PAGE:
Volatile week in currency markets ends with sharp stock market sell-off; G10 currencies fail to break out of recent ranges

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12 September 2016

Written by
Enrique Díaz-Álvarez

Chief Risk Officer at Ebury. Committed to mitigating FX risk through tailored strategies, detailed market insight, and FXFC forecasting for Bloomberg.

A week rich in central bank meetings provided plenty of intraday volatility in currency markets. The Bank of Canada’s dovishness and the relatively hawkish comments from the Riksbank sent their respective currencies in opposite directions.

he Canadian Dollar was the worst G10 performer, whereas the Swedish Krona was the best, further evidence that Central Bank policies have become almost the only driver of currency markets.

More ambiguous was the reaction to a slightly less dovish than expected ECB meeting. No explicit extension of the QE program was announced, yet the Euro ended down for the day on Thursday. This tells us that last week’s move had more to do with position squaring than with any clear change in trend. The stock market swoon on Friday was blamed on the hawkish Fed commentary by Boston President Rosengren, but we find this explanation lacking as Rosengren didn’t add anything that wasn’t already known.

This week brings another batch of central bank meetings in Switzerland, Russia and Taiwan. Inflation in the UK and retail in the US will provide the main macroeconomic anchors for currency trading. Beyond FX, the key question will be the follow up in equity markets to the significant sell-off experienced by US stocks late Friday night.

Major Currencies in detail:


The key event for Sterling this week is the Bank of England meeting on Thursday. Consensus, including ours, looks for a 9-0 vote to keep policy unchanged. The short term news regarding the UK economic reaction to the Brexit vote has been more positive than expected, and we think that this is enough to stay the BoE’s hand. In our view, an absence of surprises in the investor’s report will also suffice to keep Sterling in the recent range of 1.32 to 1.34 for the rest of the week.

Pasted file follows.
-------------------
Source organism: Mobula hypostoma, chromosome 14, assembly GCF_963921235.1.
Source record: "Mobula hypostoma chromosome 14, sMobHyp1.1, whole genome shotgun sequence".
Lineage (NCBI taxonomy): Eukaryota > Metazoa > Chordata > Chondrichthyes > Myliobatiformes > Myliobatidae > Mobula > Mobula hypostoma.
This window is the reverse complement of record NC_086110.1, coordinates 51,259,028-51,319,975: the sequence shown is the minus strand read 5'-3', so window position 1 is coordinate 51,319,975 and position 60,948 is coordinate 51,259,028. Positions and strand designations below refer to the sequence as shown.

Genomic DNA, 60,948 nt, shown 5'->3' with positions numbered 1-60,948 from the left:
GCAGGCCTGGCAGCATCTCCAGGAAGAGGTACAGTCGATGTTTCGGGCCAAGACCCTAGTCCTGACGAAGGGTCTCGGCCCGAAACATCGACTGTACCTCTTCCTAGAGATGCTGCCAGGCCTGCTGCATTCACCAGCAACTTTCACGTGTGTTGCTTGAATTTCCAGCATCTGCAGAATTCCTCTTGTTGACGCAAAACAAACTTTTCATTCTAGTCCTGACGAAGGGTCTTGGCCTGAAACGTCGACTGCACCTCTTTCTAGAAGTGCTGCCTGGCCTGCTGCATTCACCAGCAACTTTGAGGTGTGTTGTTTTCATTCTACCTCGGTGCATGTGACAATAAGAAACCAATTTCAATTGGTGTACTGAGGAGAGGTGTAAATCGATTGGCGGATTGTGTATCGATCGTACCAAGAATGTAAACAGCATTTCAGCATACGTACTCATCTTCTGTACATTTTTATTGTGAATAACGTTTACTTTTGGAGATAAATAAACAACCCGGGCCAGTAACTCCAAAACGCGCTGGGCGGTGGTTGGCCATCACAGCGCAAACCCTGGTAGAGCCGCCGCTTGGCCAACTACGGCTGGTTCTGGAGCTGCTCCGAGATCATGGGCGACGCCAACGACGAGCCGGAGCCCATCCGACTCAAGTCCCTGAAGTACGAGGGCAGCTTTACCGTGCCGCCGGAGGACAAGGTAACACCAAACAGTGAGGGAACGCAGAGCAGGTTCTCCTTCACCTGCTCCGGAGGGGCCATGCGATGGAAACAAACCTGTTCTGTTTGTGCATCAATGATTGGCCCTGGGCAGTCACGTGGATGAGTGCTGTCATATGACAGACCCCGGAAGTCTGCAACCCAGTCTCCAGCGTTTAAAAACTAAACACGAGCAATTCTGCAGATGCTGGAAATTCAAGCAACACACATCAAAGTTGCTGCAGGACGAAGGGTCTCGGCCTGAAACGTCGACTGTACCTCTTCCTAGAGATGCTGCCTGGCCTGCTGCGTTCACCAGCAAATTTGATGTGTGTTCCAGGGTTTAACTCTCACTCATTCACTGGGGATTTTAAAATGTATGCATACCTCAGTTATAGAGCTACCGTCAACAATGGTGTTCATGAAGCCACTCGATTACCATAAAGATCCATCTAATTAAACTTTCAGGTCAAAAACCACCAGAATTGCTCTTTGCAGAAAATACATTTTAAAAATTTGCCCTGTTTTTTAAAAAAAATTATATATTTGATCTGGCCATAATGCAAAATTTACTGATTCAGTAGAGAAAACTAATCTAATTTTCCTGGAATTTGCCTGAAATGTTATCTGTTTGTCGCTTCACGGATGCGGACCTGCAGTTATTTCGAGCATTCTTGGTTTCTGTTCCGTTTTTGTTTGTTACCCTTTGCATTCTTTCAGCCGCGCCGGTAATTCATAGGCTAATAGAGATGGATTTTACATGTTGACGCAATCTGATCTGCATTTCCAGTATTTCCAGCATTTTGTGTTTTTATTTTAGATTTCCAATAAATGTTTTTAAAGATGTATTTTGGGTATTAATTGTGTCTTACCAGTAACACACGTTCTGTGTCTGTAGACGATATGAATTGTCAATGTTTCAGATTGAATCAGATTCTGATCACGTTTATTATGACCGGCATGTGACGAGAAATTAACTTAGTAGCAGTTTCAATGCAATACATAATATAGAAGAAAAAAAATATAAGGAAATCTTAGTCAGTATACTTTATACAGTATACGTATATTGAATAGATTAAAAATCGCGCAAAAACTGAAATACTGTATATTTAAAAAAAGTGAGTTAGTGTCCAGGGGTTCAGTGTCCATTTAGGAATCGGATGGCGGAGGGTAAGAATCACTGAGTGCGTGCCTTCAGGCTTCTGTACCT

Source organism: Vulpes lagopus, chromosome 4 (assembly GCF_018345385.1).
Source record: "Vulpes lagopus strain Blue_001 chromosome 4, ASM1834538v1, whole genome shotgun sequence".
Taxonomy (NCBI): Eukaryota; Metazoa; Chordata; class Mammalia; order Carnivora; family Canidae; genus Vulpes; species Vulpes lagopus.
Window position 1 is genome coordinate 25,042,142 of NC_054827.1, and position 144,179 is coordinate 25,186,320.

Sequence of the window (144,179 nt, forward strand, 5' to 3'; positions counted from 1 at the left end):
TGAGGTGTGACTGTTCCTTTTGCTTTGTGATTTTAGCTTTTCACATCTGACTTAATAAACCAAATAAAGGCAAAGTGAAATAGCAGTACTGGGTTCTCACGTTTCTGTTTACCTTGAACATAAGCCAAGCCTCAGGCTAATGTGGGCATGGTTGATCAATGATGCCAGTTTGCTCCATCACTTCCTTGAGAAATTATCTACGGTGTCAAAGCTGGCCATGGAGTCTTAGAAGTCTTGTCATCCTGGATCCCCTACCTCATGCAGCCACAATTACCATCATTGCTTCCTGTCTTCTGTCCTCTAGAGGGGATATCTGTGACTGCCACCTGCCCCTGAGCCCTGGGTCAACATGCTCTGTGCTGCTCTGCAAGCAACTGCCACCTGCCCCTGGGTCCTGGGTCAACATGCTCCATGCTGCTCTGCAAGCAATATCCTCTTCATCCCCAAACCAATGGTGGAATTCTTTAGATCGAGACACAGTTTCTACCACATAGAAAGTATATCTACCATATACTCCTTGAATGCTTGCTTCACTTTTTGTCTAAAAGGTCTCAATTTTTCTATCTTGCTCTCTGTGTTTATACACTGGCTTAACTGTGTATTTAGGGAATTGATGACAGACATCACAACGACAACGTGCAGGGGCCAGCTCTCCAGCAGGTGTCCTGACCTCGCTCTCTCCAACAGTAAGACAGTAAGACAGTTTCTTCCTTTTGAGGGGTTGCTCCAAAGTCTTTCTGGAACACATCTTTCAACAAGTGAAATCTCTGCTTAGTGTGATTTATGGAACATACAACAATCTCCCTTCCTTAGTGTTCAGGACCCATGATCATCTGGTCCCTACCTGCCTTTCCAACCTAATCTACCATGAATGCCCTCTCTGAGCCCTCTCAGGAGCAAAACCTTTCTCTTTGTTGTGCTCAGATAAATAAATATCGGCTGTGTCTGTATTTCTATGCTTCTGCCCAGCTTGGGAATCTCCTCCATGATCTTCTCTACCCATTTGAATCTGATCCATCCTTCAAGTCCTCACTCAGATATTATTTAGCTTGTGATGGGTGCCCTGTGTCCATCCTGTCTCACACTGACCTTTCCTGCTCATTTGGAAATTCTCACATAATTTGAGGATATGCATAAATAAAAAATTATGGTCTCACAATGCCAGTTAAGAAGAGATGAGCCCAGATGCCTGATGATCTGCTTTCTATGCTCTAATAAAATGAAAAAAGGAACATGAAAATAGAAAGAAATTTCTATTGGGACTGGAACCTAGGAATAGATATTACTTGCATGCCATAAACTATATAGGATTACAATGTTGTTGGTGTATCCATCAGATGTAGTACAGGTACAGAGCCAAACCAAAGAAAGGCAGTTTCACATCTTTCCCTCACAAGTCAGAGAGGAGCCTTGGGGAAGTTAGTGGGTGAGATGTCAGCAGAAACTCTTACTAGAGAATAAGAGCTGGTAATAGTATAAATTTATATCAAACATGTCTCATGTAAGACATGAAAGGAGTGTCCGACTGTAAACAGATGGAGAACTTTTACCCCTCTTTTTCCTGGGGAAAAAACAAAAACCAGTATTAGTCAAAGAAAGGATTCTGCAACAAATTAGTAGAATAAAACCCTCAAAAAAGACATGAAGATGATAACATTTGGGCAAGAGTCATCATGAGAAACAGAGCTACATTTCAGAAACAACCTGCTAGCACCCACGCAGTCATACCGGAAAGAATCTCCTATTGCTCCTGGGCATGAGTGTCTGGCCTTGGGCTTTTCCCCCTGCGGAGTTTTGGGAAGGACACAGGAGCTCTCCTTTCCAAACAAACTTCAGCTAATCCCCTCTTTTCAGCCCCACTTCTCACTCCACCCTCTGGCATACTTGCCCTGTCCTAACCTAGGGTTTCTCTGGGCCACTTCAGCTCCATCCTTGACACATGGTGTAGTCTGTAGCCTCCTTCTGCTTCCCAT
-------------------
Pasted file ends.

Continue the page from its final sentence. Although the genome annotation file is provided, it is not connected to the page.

Initially, the USD had a rough time of it last week, as the services business survey declined to the lowest level since 2010. However, the mixed reaction to the ECB meeting and hawkish comments by Rosengren buoyed the dollar on Friday, even as they sent US equities into a nosedive.Tomorrow, all eyes will be on Fed voter Brainard’s speech, which marks the last chance for the Federal Reserve to set the tone for the September meeting. Retail sales will also provide timely information on the state of the US economy, though their extreme month-to-month volatility makes them one of the least reliable indicators.


Against most expectations, the ECB decided to delay a decision on prolonging QE beyond its March 2017 expiry. Surprisingly, the Euro, after some hesitation, ended the day down against the dollar, and continued to sell-off on Friday amid general risk aversion in US markets. The absence of market-moving events this week out of the Eurozone probably means the Euro will trade in reaction to what happens in the US, namely retail sales and the speech by Fed Governor Brainard on Monday.

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